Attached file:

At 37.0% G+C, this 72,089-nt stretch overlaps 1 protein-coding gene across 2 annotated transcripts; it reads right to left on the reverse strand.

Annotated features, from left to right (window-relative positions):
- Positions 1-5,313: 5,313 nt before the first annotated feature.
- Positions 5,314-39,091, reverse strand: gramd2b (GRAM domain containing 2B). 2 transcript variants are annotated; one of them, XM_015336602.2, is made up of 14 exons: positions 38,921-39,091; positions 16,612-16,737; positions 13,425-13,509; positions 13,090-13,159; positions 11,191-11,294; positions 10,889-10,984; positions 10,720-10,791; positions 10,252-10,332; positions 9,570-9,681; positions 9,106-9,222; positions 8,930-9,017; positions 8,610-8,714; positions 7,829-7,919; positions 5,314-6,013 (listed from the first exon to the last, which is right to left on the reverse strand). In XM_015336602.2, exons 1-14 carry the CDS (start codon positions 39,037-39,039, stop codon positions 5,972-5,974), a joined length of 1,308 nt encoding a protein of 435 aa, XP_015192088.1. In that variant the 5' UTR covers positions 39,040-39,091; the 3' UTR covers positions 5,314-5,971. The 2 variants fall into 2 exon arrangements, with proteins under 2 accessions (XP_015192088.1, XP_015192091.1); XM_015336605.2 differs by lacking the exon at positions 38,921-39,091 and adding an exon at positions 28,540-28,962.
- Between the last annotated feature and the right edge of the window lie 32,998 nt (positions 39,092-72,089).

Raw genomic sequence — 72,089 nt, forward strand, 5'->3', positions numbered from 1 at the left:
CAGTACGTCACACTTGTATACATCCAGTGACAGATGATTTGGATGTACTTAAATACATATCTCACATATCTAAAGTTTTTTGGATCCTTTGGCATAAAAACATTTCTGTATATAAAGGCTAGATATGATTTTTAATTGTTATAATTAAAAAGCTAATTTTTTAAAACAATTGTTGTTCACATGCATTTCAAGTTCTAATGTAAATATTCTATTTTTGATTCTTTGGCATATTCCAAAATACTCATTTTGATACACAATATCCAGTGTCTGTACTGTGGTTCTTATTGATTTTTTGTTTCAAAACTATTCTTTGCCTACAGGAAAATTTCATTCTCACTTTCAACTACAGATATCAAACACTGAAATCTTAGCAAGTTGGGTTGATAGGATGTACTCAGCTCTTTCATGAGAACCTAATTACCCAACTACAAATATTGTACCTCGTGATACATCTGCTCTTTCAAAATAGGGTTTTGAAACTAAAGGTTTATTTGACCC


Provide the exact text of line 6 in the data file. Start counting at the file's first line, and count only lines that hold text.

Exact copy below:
Raw genomic sequence — 72,089 nt, forward strand, 5'->3', positions numbered from 1 at the left: